AZ – “Doe Or Die II” (QuietMoneyDirect.Com) – The idea of the ‘sequel album’ has become something of a cliché amongst golden-era rap artists. Some have seen the light of day. Some have remained unexecuted concepts destined only to be repeatedly mentioned during interviews. Some have succeeded. Some have failed. Thankfully, Brooklyn’s ever-consistent AZ managed to live up to the hype surrounding this follow-up to his 1995 debut, matching his slick, street-savvy verses with an experienced perspective and smoothed-out production from the likes of Bink!, Baby Paul and Pete Rock.
Milano x Showbiz – “Eating But Still Hungry” (MilanoxShowbiz.BandCamp.Com) – Any release coming from the Diggin’ In The Crates camp brings with it a high level of expectation from fans. Understandably, there’s a certain level of quality expected from members of the crew who really did it for the culture and became one of the most dominant forces in East Coast Hip-Hop. Milano and Showbiz rose to that challenge in no uncertain terms on this album packed with swaggering Rotten Apple attitude, skills sharpened in unforgiving street-corner ciphers and dope, dusty-fingered beats.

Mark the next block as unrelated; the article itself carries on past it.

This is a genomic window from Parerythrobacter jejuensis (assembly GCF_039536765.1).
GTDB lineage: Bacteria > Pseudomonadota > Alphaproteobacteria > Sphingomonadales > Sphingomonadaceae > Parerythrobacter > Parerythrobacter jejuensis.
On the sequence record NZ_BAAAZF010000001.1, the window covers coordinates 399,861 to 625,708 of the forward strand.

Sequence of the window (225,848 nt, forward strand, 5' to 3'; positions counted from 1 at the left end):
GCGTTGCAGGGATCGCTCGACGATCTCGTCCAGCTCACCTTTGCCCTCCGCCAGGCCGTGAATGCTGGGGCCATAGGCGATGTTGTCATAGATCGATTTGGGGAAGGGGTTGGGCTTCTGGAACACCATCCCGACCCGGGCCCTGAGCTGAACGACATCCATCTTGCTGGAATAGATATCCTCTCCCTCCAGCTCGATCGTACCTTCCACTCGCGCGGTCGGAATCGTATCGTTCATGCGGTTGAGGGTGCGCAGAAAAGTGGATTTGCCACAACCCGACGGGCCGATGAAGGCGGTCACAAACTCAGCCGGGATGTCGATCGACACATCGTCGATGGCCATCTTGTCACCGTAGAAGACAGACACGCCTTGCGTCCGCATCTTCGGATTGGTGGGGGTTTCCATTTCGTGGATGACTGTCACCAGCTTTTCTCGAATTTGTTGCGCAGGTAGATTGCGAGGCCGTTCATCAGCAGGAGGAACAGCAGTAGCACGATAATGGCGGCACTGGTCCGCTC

Kev Brown & J Scienide – “Stray From The Pack” (KevBrown.BandCamp.Com) – Following up their impressive 2019 collaboration “Drum Machine Tape Cassette”, DMV duo Kev Brown and J Scienide offered up another collection of loose, spontaneous sounding beats and rhymes inspired by both a love of the art and the satisfaction of making the competition feel inadequate. B-boy basement flavour.
The Primeridian & Rashid Hadee – “Prime Diesel” (RashidHadee.BandCamp.Com) – A product of Chicago’s rich underground scene, this collaboration between veteran duo The Primeridian and fellow Windy City representative Rashid Hadee was a shining example of top-tier beat science and carefully crafted lyricism. With additional production from Tall Black Guy and featured artists such as Thaione Davis, Pugs Atomz and Philmore Greene, this album captured a lot of talent at their very best.
Flashius Clayton x Jster – “The Dust Diary” (25NoteDope.BandCamp.Com) – A naturally gifted emcee, Cali’s Flashius Clayton was firing on all cylinders here, with his usual high-standard of lyrical expertise accompanied by the dark, hypnotic beats of West Coast producer Jster. An atmospheric dose of rough, rugged and raw Hip-Hop. As Doug E. Fresh once said, play this only at night.